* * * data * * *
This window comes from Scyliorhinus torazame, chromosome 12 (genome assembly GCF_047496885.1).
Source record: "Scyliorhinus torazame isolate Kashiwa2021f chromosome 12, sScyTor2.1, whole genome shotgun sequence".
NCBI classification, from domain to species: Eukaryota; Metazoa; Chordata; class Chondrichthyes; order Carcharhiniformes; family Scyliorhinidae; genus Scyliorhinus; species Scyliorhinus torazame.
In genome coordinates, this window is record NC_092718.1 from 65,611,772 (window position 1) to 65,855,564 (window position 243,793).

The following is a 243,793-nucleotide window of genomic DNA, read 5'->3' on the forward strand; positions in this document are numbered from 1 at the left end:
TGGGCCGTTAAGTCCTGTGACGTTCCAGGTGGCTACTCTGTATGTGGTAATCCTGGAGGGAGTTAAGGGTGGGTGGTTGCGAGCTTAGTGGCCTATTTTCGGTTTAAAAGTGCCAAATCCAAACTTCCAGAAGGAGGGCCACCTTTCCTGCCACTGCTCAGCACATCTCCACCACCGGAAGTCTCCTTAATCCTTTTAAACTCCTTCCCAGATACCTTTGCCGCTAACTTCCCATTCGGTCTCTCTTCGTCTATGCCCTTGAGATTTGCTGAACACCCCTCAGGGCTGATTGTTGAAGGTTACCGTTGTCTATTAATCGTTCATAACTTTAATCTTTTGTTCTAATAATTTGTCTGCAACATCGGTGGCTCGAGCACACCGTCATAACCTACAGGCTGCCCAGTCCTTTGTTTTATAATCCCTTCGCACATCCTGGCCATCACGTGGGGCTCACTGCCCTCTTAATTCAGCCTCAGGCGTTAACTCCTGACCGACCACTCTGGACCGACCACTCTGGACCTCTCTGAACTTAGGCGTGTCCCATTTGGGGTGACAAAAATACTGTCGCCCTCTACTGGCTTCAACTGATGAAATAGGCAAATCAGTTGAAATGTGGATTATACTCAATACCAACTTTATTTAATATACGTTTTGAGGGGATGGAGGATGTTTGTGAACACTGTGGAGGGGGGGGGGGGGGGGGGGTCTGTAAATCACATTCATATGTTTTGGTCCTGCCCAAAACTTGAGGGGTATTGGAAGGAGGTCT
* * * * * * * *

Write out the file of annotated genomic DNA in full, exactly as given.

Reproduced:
This window comes from Scyliorhinus torazame, chromosome 12 (genome assembly GCF_047496885.1).
Source record: "Scyliorhinus torazame isolate Kashiwa2021f chromosome 12, sScyTor2.1, whole genome shotgun sequence".
NCBI classification, from domain to species: Eukaryota; Metazoa; Chordata; class Chondrichthyes; order Carcharhiniformes; family Scyliorhinidae; genus Scyliorhinus; species Scyliorhinus torazame.
In genome coordinates, this window is record NC_092718.1 from 65,611,772 (window position 1) to 65,855,564 (window position 243,793).

The following is a 243,793-nucleotide window of genomic DNA, read 5'->3' on the forward strand; positions in this document are numbered from 1 at the left end:
TGGGCCGTTAAGTCCTGTGACGTTCCAGGTGGCTACTCTGTATGTGGTAATCCTGGAGGGAGTTAAGGGTGGGTGGTTGCGAGCTTAGTGGCCTATTTTCGGTTTAAAAGTGCCAAATCCAAACTTCCAGAAGGAGGGCCACCTTTCCTGCCACTGCTCAGCACATCTCCACCACCGGAAGTCTCCTTAATCCTTTTAAACTCCTTCCCAGATACCTTTGCCGCTAACTTCCCATTCGGTCTCTCTTCGTCTATGCCCTTGAGATTTGCTGAACACCCCTCAGGGCTGATTGTTGAAGGTTACCGTTGTCTATTAATCGTTCATAACTTTAATCTTTTGTTCTAATAATTTGTCTGCAACATCGGTGGCTCGAGCACACCGTCATAACCTACAGGCTGCCCAGTCCTTTGTTTTATAATCCCTTCGCACATCCTGGCCATCACGTGGGGCTCACTGCCCTCTTAATTCAGCCTCAGGCGTTAACTCCTGACCGACCACTCTGGACCGACCACTCTGGACCTCTCTGAACTTAGGCGTGTCCCATTTGGGGTGACAAAAATACTGTCGCCCTCTACTGGCTTCAACTGATGAAATAGGCAAATCAGTTGAAATGTGGATTATACTCAATACCAACTTTATTTAATATACGTTTTGAGGGGATGGAGGATGTTTGTGAACACTGTGGAGGGGGGGGGGGGGGGGGGGTCTGTAAATCACATTCATATGTTTTGGTCCTGCCCAAAACTTGAGGGGTATTGGAAGGAGGTCT